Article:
Wednesday, June 19, 2013

Perspective


My daughter is having some of her lifelong friends over this afternoon. Even though I have known these kids since they were four, I made her promise to tidy up the house before they came. Once upon a time, I would have run around trying to do it myself, unconscious of my underlying belief that anything less than a pristine house meant I was somehow failing at life. This summer, I am releasing all that. My mother kept a spotless house when I was growing up. Everything in its place and all places artfully arranged. I have recently realized that in some part of my brain, I judge myself for not being able to keep an HGTV home. I look around my house and I feel as if I am failing. The expectations I have internalized just from watching my mother, the way she staged elegant dinner parties with such poise, her impeccable presentation of self day in, day out, that is the tyranny. But no one has actually imposed it on me—not my mother, certainly not my husband and children. I have imposed it on myself.

So I'm about to get real. My mother worked full time as I do. Sometimes she worked late into the night, showing homes for the real estate business she owned with her brother. The only way she could possibly have achieved such spectacular upkeep of her home was with the help of the housekeeper who came every weekday. Not to mention we lived in a spacious house with closets everywhere and garages and outside storerooms, so our living spaces never felt overrun. I live in an apartment  with too few closets. We have a storage unit for which we pay monthly rent, and it cannot hold another thing, not a piece of paper, certainly not the plastic bins and suitcases I am looking at in my children's rooms right now.

Next month, after my brother and I do our level best to dispose of, give away, store and adopt my mother's personal effects from her house in St. Lucia, I am sure there will be even more stuff proliferating in our already crammed New York City apartment. This is just the way it is. It is not an indictment of me as my mother's daughter. It does not mean I am a failure at adult life. It just means I don't have a daily housekeeper to help me keep order and I don't have enough storage space, and one day I will do a huge mind-freeing purge, throwing out all of the things in my apartment that are no longer needed or useful but until then, it just is.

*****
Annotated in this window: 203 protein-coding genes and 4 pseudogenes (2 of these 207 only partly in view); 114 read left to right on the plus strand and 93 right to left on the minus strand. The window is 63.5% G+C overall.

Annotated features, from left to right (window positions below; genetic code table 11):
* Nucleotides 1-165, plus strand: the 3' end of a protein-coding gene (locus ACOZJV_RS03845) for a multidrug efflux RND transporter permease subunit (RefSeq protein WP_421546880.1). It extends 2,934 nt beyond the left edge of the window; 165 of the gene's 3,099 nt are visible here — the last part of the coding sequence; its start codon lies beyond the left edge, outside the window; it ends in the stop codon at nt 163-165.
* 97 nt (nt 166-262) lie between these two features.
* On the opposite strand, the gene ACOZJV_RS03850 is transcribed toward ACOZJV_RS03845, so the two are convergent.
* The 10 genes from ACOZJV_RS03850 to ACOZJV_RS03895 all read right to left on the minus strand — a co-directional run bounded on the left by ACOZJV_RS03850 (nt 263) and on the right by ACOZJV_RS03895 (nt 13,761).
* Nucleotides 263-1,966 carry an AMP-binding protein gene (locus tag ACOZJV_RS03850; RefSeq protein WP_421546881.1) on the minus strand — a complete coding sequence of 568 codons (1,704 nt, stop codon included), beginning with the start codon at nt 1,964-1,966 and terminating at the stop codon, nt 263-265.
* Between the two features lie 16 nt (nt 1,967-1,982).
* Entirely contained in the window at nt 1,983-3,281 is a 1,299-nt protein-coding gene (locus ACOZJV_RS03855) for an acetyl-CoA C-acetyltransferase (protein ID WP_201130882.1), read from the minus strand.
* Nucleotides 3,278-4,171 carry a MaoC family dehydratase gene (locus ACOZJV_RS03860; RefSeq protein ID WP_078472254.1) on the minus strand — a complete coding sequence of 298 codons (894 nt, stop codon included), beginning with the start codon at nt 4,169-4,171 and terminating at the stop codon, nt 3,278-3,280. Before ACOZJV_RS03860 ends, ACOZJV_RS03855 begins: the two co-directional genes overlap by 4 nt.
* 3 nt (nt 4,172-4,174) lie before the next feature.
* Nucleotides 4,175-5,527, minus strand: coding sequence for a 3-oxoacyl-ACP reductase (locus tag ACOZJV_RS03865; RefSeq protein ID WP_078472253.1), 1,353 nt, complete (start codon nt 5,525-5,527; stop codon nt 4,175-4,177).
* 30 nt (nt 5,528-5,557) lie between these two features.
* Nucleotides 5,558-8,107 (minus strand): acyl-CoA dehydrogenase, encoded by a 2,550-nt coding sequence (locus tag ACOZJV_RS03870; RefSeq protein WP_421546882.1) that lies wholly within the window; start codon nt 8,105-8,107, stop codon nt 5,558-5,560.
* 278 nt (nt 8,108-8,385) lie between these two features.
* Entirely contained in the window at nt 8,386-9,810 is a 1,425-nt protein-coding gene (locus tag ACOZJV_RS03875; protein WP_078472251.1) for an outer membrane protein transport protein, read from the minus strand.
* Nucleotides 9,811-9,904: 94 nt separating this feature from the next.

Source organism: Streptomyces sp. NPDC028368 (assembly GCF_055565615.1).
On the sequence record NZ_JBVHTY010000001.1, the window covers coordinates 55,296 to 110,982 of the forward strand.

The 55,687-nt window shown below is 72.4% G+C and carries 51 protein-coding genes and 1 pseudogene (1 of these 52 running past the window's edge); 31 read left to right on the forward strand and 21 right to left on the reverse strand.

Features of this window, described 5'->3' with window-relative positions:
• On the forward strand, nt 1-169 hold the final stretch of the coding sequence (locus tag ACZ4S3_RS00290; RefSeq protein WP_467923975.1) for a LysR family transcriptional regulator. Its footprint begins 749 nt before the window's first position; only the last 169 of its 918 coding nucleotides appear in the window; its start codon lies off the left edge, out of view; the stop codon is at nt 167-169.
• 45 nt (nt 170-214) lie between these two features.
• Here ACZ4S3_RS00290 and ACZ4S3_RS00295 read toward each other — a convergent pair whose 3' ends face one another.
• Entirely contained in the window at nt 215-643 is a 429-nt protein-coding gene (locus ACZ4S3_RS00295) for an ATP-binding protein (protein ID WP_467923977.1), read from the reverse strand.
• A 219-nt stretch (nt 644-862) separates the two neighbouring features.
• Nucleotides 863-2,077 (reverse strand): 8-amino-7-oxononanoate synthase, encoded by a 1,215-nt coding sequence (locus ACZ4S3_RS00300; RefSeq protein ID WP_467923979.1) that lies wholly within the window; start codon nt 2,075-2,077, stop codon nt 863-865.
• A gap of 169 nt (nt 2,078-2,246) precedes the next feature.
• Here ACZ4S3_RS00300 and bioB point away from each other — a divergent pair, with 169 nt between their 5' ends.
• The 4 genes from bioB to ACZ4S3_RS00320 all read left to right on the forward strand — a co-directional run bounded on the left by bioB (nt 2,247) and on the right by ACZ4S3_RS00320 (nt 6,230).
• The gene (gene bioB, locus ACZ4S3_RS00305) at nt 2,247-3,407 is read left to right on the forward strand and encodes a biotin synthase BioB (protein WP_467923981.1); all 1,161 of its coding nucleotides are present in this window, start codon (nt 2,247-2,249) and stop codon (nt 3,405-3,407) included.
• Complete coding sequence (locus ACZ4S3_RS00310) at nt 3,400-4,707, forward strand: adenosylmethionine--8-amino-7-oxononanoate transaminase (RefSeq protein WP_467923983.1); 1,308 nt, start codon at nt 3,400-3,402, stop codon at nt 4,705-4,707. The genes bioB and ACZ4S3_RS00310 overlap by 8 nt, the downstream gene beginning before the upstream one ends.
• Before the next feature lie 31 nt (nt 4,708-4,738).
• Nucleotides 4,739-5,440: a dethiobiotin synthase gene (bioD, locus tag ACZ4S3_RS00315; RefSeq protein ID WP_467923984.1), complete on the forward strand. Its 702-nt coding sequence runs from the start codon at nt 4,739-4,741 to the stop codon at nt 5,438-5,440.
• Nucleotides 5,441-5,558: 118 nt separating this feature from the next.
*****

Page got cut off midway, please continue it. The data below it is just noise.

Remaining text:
Photo: Handstand at age 9


7 comments:

  1. Amen! My mother had a housekeeper too. When she quit (and i can't remember why) my mother didn't know where the broom was.
    This explains a LOT, doesn't it?
    Yeah. Be at peace with the way things are because truly, you can't change them into something they are not.

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  2. Glad you are fighting the blame yourself feeling. I'm dealing with not enough space here too. Trying to clean out some of an impending family reunion. It's not easy. Trying to come to peace with the fact that my brother-in-law came to stay for a few months and has been in our studio for going on 3 years. Everything that was there, is now in what's left. Very small space.

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  3. Amen to that for myself as well.

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  4. I am so over housework...cooking..all the day to day stuff! A housekeeper is not in the cards for me so my answer is simplify..simplify...simplify. It does make a difference.

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  5. I used to be guilty of the same thing of holding my self up to my mother's example. Then I would feel bad that I couldn't keep up to the level of clean she could maintain in her house. It wasn't until about a year ago that I started to let go of beating myself up for this. There's no prize given for the tidiest house.

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  6. My mother hated housework and left to her own devices could be sloppy. I, on the other hand, have always been tidy. Simplifying helps, but don't beat yourself up. You have better places to put your energy and time. You are a great mom, too.

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  7. Yes, I think the circumstances of your life in New York are quite different from those of your mother in St. Lucia. Don't beat yourself up about the state of your house! You work full time, raised two amazing children -- your hands are full enough already!

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